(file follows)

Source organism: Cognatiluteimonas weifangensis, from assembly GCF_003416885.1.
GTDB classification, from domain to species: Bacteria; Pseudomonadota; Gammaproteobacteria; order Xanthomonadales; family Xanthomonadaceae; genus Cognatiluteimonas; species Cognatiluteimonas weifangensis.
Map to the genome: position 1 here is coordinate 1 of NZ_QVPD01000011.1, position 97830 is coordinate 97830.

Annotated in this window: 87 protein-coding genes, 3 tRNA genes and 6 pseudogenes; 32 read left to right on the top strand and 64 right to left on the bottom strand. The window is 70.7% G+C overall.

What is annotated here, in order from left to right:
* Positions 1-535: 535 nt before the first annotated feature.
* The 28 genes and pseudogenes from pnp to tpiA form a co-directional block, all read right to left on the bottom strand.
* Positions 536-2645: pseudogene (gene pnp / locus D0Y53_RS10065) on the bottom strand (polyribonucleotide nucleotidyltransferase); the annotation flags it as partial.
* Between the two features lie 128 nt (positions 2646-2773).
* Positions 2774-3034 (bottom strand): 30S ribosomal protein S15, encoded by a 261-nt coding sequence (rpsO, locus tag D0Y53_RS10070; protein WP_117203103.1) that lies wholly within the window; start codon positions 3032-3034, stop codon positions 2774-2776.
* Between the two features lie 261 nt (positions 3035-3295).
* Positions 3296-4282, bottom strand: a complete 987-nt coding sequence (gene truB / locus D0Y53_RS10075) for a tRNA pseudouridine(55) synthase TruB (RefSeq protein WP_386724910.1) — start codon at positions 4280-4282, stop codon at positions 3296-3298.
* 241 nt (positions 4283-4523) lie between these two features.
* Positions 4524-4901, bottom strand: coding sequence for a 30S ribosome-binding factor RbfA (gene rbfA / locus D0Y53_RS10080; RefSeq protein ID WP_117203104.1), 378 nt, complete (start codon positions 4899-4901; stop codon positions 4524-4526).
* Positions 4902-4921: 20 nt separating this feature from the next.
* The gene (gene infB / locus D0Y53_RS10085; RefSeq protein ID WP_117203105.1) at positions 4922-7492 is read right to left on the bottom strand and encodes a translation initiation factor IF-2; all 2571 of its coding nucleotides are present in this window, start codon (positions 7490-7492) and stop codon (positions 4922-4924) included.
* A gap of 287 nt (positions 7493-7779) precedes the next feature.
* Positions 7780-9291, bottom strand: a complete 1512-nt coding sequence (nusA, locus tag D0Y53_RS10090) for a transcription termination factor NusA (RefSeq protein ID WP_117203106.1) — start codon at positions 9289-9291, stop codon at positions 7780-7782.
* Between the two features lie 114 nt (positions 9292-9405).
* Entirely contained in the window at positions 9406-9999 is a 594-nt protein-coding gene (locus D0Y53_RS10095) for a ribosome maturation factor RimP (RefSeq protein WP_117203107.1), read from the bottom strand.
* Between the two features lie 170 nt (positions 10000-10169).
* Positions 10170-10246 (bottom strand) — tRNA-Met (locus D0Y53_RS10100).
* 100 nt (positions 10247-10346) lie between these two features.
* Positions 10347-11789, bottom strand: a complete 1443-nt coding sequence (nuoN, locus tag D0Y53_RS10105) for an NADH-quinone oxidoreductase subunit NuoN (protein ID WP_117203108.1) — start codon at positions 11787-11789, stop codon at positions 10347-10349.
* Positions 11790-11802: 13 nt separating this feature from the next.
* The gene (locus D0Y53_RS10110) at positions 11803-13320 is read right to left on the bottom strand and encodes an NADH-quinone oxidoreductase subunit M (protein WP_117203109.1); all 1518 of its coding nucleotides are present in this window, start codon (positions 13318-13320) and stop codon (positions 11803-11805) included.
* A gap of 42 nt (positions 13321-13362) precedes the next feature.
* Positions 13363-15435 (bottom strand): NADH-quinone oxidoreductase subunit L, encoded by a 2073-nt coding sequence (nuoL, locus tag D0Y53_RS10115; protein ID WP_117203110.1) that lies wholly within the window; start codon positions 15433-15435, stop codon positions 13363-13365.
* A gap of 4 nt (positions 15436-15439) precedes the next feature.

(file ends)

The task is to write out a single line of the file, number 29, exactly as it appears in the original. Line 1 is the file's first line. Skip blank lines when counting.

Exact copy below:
* A gap of 4 nt (positions 15436-15439) precedes the next feature.